Making the connections

My feature on neural connectivity — known in ‘omics parlance as “connectomics” — appeared this past October in BioScience Technology magazine [5M PDF]. Appearing shortly after the September 2010 launch of the NIH-funded Human Connectome Project, the article looks at the technologies researchers will use to untangle the cerebral spaghetti that is neural connectivity.

It’s a daunting task; by one estimate, “each human brain contains an estimated 100 billion neurons connected through 100 thousand miles of axons and between a hundred trillion to one quadrillion synaptic connections.” Those connections seemingly govern learning, memory, personality, and disease; says MIT computational neuroscientist Sebastian Seung, “I am my connectome.”

Researchers still cannot plumb connectivity with synaptic resolution, at least not at a whole-brain level, but they can get a 30,000-foot overview. The key tool researchers will use to tease out those tangles: functional and diffusional magnetic resonance imaging. Researchers will be collecting a battery of such data, plus behavioral, genetic and neural activity traces, on each of 1200 or so individuals. The trick will be to integrate all those data into a unified online resource that enables researchers to explore and exploit them.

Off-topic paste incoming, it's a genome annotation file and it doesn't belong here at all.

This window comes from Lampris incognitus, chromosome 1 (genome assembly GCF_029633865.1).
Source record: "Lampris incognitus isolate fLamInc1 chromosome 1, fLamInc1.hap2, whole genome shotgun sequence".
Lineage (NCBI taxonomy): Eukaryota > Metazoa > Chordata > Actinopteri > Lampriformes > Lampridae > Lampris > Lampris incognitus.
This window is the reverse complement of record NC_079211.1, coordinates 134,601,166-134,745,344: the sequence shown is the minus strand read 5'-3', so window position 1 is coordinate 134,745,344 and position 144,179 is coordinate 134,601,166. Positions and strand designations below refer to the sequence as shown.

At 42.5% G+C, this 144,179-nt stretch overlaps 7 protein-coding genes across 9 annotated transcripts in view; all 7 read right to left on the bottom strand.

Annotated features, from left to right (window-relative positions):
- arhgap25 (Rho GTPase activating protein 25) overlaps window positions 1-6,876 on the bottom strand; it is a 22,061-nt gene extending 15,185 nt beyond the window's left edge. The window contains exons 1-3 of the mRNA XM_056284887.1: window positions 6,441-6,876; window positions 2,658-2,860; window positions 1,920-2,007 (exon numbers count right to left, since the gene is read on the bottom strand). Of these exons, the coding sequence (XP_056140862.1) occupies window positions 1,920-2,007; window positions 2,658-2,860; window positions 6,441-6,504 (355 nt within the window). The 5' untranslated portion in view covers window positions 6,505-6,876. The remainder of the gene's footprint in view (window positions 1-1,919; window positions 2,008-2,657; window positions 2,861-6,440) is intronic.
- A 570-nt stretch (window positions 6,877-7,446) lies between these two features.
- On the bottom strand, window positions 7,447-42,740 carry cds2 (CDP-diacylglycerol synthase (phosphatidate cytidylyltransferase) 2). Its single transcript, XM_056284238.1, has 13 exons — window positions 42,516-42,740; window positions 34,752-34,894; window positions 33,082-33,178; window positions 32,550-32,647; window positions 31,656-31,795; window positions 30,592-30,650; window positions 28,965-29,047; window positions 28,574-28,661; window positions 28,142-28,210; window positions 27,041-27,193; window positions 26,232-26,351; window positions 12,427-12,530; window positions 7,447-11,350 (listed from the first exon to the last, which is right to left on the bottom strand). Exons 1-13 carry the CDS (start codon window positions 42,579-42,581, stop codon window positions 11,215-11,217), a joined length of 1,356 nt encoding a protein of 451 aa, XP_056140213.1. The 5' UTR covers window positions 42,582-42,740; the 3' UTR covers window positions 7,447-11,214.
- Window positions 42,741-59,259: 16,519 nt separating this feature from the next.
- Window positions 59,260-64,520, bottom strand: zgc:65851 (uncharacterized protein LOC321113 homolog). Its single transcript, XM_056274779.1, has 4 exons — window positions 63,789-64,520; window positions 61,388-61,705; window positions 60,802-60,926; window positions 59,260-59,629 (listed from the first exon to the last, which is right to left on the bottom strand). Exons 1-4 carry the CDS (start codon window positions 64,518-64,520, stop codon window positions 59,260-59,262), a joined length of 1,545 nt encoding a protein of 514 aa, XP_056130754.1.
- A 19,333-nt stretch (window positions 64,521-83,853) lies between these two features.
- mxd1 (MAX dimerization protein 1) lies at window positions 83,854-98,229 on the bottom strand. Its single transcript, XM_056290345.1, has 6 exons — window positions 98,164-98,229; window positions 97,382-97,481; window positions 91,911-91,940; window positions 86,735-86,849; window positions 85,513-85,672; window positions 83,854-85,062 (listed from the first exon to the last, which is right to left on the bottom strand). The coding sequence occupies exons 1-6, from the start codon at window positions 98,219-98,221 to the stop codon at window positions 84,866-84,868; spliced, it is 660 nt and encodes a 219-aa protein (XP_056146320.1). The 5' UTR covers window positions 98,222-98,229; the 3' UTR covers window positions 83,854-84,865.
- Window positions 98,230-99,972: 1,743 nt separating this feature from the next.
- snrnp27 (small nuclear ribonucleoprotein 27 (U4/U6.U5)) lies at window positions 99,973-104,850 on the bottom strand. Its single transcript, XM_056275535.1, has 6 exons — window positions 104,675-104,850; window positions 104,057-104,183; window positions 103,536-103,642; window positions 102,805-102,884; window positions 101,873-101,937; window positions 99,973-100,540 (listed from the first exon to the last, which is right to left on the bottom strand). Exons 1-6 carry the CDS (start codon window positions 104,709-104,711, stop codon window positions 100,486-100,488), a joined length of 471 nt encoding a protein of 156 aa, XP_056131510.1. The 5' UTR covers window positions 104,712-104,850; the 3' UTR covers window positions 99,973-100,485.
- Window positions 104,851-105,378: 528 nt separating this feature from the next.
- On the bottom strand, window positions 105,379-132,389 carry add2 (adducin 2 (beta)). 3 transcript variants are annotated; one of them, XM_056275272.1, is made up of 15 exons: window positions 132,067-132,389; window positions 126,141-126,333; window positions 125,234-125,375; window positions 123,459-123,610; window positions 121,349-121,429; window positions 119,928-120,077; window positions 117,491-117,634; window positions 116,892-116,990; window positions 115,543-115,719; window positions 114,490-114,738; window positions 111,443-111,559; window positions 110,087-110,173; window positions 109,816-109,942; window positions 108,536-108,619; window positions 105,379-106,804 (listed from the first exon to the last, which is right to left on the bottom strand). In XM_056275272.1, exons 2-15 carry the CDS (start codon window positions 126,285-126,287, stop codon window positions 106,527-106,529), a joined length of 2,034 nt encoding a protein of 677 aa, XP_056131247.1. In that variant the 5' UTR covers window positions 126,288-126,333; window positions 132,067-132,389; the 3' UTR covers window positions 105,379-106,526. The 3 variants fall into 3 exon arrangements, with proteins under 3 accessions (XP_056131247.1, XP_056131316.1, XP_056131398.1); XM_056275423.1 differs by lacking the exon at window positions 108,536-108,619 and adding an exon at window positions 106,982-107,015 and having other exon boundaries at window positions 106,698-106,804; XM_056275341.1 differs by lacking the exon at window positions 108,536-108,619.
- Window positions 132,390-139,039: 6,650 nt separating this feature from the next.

If the past is any guide, results could come soon. Data from the “1000 Functional Connectomes” project, a retrospective analysis of 1,414 fMRI datasets published in 2009, has already been downloaded thousands of times. Publications utilizing the data have already appeared. “There are a lot of papers around the world in preparation or in press or in current analysis that are all building on this initial bolus of data,” says project director Michael Milham. It’s not synaptic level connectivity, but for connectome researchers, it’s a good start.

[Image credit: Human Connectome Project;]

~ by jeffreyperkel on February 28, 2011.

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